Friday, 19 August 2011

Forbes: Time to Re-open the Gold Window

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goldIt is strangely apt that the stock market this week has been experiencing turbulence, in the wake of Standard & Poor’s downgrade of U.S credit and fears of a double-dip recession. After all, this week marks the 40th anniversary of Nixon’s removal of the United States from the last vestiges of the gold standard, an action that ushered in 40 years of fiat monetary instability. For four decades we’ve been in a state of almost constant financial crisis, from the stagflationary ‘70s through the savings and loan debacle and stock market crash of the ‘80s to the more recent dot-com and real estate bubbles and their messy aftermaths.

And now this. After 40 years of a “new normal,” the nations of the West are exhausted and bankrupt. Debt in Europe and the United States is spiraling out of control while economies stagnate, and all central bankers can think of is what they’ve been doing since the Nixon years (and, in truth, a lot longer than that): print more money.

No less an authority than Forbes magazine has passed verdict on our 40-year experiment with fiat money and undiluted inflationism, calling it Nixon’s “colossal error.” Noting that Nixon promised that emancipation from the gold standard would allow policymakers at the Fed to enhance America’s prosperity and economic growth by manipulating the money supply, Forbes expended considerable ink looking at the Fed’s 40-year track record:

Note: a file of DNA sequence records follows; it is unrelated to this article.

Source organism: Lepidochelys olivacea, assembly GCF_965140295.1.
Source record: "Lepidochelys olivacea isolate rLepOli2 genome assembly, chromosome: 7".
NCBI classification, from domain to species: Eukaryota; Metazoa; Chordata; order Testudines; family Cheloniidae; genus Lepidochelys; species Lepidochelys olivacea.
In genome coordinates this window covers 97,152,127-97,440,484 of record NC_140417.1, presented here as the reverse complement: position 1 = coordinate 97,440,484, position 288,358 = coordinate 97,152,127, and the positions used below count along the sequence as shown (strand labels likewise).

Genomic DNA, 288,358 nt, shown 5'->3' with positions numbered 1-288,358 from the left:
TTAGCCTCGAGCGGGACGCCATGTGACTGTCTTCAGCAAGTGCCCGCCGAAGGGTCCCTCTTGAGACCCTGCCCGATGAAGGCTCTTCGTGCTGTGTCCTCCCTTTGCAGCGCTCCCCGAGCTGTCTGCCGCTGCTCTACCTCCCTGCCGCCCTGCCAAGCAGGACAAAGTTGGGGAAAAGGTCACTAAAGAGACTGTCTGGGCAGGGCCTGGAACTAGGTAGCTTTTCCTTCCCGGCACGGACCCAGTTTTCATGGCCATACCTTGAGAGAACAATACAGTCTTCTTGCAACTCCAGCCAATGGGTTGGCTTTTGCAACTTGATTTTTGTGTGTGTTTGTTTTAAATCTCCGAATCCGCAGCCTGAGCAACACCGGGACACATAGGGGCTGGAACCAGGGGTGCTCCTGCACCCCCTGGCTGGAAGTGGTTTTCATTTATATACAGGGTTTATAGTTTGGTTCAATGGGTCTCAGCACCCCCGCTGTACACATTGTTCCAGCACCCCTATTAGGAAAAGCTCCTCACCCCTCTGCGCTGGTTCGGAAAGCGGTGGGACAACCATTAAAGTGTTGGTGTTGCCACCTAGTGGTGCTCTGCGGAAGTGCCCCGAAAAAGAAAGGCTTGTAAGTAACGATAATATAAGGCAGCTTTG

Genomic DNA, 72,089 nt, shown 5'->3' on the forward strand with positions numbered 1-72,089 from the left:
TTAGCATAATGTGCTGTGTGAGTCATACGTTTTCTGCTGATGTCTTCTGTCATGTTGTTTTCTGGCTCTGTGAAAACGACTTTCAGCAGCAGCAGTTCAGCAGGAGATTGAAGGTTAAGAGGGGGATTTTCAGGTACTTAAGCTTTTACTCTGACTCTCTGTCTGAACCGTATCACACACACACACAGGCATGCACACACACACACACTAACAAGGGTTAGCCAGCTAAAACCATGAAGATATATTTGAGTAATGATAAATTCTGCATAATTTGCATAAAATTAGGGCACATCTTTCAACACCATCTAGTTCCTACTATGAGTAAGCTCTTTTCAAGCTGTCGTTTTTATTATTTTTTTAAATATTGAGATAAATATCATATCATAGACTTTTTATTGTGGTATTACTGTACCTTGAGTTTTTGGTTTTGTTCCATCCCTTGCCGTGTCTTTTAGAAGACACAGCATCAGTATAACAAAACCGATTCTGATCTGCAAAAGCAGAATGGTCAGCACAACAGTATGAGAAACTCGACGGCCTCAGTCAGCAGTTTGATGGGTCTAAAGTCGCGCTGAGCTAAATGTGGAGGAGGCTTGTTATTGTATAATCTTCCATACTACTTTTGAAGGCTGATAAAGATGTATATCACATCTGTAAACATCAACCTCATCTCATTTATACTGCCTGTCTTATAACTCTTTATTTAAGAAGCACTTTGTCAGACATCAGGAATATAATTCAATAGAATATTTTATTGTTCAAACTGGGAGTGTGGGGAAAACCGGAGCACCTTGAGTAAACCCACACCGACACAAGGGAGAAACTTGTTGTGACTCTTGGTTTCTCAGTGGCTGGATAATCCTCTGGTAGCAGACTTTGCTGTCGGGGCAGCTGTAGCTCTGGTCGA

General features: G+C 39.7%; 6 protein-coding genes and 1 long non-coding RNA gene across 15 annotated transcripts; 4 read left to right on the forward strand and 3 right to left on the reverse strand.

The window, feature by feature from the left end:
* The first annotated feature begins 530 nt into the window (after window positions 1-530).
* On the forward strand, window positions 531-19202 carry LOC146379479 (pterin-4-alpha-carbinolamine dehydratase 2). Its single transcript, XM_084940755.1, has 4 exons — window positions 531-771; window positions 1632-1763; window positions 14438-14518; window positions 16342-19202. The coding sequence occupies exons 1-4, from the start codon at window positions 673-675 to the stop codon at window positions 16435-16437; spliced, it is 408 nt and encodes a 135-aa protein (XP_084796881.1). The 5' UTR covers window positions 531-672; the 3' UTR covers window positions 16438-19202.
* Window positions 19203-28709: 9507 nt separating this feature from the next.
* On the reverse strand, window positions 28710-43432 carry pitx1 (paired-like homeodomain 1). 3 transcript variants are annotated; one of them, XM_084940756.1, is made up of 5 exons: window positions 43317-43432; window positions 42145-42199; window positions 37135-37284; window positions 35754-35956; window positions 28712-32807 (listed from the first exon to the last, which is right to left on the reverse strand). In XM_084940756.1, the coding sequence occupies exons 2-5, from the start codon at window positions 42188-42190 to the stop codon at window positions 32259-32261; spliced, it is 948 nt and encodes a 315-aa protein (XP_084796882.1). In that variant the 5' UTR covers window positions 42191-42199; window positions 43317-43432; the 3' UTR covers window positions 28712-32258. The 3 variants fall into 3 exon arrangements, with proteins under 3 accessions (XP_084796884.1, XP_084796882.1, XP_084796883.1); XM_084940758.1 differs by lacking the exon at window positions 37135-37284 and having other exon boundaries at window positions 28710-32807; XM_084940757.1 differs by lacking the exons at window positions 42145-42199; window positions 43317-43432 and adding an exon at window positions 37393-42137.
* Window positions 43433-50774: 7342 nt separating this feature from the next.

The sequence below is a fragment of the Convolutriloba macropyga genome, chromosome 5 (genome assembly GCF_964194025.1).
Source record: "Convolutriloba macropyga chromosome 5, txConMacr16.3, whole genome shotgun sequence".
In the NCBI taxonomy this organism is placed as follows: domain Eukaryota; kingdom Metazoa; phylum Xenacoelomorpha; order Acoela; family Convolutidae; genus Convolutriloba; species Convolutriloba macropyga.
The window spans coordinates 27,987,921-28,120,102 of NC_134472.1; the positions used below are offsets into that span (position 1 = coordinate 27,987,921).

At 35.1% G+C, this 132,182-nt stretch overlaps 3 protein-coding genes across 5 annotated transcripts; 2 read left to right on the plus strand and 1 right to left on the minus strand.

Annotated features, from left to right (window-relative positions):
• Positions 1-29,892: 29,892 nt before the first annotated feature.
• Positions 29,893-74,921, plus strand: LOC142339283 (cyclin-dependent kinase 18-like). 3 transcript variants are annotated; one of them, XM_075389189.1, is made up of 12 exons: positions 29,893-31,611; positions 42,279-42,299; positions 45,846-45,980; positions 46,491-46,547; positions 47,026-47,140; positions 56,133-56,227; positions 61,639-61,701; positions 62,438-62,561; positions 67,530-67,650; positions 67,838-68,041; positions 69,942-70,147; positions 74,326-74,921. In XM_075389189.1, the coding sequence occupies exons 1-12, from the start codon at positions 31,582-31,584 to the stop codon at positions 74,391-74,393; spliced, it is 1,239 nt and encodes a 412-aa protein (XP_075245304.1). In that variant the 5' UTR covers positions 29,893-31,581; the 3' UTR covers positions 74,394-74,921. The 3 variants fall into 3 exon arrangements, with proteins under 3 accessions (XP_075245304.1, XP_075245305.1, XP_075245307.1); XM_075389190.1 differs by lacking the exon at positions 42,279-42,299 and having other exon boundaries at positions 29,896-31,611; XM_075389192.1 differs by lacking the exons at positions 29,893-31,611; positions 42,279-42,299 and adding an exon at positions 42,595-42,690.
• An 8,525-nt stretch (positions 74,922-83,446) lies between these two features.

Since Nixon killed the gold standard, the unemployment rate has averaged over 6% and we have suffered the three worst recessions since the end of World War II. The unemployment rate averaged 8.5% in 1975, almost 10% in 1982, and has been above 8.8% for more than two years, with little evidence of any improvement ahead.

This performance is horrendous compared to the post World War II gold standard era, which lasted from 1947 to 1970. During those 21 years of economic ups and downs, unemployment averaged less than 5% and never rose above 7%.

Growth, too, has slowed. Since able men and women were given the power to manipulate the quantity and value of the dollar, real economic growth has averaged 2.9% a year — more than a full percentage point slower than the 4% growth rate during the post World War II gold standard era.

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A 1% difference may not seem like much, but in reality it is the difference between prosperity and austerity. A growth rate of 3% creates just enough jobs for all new workers. A growth rate of 4% yields higher employment and a decline in the unemployment rate.

In addition, when compounded over 40 years, 1% slower growth under the paper dollar system has had a mind-boggling impact on all things that depend on the overall size of the U.S. economy. At 3% growth, the U.S. economy is about $8 trillion smaller than it would have been had we continued to experience the average growth rate prior to Nixon severing the link between dollar and gold. That implies that median family income today would be about $70,000, or nearly 50% higher than it is today.

Moreover, Forbes noted that the dollar has fallen more than 70 percent relative to the Japanese yen and the German mark/euro, and 1971’s modest trade surplus has turned into a more than $400 billion trade deficit.

Nixon and his cronies promised at the time that the dollar’s valuation of 1/35 of an ounce of gold would be maintained; had that happened, Forbes pointed out, a barrel of crude oil today would sell for less than $2.50.